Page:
British taxpayers lose billions in banks' Brexit crash

U.K. votes to leave the EU: What now?
U.K. votes to leave the EU: What now?

British banks are struggling to keep calm and carry on.

Their shares have collapsed since Britain's vote to leave the European Union on Thursday. Lloyds Bank (LYG) stock has lost 30% in value since the referendum. RBS (RBS) is down 31%.

That's bad news for British taxpayers, who own big chunks of these banks because they were bailed out by the government during the global financial crisis.

Since the close on Thursday, taxpayers have seen £6.5 billion wiped off their stake in RBS and £1.4 billion off their stake in Lloyds. The combined loss -- £7.9 billion ($10 billion) -- is almost equal to the U.K.'s estimated net contribution to the EU budget in 2015.

Other banks are also losing heavily. Barclays (BCS) has lost 32% and Standard Chartered (SCBFF) is down 9%.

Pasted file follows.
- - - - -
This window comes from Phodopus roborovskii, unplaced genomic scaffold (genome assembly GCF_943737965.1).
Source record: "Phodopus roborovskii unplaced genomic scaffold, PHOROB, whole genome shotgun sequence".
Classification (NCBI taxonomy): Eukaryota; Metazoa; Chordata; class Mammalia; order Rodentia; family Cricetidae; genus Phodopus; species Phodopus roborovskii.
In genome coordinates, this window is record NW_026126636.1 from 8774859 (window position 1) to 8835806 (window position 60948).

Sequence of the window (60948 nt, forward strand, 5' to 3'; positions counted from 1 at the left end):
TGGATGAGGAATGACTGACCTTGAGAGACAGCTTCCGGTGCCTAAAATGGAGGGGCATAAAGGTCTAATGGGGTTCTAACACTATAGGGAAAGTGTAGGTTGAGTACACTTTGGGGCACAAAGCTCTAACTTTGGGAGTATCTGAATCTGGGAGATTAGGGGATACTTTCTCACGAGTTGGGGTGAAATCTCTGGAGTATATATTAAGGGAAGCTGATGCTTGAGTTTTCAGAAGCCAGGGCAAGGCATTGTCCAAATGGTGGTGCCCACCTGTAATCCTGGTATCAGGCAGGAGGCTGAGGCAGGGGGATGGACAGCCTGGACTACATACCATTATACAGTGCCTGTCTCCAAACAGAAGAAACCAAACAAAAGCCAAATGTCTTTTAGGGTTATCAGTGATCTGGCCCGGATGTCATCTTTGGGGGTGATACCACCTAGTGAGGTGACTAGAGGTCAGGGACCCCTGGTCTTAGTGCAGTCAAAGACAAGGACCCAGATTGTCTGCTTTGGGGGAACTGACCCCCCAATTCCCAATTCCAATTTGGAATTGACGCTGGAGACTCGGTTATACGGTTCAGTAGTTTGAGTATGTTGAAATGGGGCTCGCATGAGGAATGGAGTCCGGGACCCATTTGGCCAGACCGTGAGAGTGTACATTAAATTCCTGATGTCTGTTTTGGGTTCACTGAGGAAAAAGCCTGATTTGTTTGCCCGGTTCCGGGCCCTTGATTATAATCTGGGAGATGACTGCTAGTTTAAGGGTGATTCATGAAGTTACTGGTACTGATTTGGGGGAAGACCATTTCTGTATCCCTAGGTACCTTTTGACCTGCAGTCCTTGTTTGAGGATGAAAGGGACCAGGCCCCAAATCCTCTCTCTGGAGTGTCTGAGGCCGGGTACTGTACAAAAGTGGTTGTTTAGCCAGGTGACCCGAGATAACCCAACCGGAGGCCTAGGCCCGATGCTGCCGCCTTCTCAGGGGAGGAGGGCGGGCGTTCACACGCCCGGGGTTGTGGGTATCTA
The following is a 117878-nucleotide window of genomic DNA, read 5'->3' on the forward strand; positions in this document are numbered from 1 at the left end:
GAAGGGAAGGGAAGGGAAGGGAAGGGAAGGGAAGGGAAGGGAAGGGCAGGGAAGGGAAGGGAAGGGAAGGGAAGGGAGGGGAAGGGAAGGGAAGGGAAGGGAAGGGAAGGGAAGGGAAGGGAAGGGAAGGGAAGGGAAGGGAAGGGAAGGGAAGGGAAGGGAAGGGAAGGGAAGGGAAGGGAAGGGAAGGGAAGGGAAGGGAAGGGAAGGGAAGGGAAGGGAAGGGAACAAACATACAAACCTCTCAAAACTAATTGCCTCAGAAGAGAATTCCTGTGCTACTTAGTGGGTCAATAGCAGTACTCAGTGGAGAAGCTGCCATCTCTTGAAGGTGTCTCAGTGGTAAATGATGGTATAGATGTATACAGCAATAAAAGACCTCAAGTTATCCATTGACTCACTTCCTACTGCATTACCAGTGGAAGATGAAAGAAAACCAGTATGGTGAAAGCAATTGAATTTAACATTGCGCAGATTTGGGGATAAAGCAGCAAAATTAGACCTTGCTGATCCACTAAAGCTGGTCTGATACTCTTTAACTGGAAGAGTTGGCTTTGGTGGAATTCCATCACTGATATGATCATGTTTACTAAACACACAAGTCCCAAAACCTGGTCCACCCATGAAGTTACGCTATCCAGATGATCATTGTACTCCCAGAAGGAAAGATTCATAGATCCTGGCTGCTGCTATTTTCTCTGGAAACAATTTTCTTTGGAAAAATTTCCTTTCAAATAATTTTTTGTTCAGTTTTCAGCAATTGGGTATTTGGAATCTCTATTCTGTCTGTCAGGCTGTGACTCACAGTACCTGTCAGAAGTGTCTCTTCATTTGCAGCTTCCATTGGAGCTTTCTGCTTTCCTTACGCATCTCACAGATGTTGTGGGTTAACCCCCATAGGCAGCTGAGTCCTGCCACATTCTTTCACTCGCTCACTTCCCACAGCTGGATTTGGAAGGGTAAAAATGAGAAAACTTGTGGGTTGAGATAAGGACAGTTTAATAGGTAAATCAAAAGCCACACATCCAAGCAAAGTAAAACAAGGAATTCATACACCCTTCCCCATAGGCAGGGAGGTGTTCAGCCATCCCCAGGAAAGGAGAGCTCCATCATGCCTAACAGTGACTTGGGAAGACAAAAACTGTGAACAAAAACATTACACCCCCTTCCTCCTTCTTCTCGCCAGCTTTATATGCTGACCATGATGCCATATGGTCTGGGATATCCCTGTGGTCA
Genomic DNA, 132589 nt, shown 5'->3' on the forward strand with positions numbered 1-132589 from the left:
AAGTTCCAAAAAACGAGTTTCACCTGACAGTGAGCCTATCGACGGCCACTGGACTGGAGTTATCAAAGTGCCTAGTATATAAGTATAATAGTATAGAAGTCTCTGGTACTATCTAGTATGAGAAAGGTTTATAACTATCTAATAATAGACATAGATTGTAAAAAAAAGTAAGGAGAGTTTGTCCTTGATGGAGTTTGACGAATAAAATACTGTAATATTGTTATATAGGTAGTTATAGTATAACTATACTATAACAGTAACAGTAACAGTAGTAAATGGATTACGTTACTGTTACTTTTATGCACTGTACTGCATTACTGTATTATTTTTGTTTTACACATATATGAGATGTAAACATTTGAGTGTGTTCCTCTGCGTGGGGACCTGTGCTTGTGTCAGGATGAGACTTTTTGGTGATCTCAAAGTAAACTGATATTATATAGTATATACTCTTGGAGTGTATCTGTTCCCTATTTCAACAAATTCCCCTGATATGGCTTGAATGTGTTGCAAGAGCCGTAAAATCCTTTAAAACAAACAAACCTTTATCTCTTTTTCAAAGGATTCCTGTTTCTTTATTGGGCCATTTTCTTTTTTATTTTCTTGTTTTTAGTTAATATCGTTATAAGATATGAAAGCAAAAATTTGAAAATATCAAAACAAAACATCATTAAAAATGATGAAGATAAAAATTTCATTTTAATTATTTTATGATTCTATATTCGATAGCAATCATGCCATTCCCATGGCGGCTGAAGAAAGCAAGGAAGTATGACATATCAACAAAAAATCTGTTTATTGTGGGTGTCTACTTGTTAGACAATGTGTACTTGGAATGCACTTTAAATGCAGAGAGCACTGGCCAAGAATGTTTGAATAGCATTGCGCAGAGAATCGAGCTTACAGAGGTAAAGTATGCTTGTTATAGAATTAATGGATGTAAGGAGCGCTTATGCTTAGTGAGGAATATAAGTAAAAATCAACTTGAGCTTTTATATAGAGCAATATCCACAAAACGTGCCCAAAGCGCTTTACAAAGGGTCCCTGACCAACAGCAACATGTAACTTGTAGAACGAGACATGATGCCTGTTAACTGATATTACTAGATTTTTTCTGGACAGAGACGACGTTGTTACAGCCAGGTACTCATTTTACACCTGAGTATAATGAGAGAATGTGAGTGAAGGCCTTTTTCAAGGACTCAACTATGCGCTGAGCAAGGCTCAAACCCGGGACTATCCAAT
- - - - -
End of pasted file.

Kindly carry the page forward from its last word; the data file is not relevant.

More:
Shares in Barclays and RBS were even briefly suspended from trading in London on Monday morning after heavy losses triggered emergency measures that froze their shares.

Banks are hit particularly badly, because the future of London as the financial capital of Europe has been thrown into doubt following the vote. Many global banks use Britain as a springboard for their business throughout the EU, because they have automatic license to operate across the bloc.

Related: London banks will pay the 'price' of Brexit

But many European leaders have warned that London cannot retain its privileges following the decision to leave.

Fears about the impact of Brexit on economic growth are also slamming bank stocks. A slowdown could mean even lower interest rates, a spike in bad debts and less demand for credit -- making it much harder for banks to make money.

U.K. officials have said they stand ready to provide extra cash to oil the wheels of the financial system if necessary.

The broader market plunge continued on Monday. The pound sank 3.5% against the dollar to trade below $1.32, roughly 12% down from its pre-vote level. The benchmark FTSE index in London closed down about 2.5%, while stocks in France and Germany dropped by nearly 3%.

-- Chris Liakos contributed reporting.

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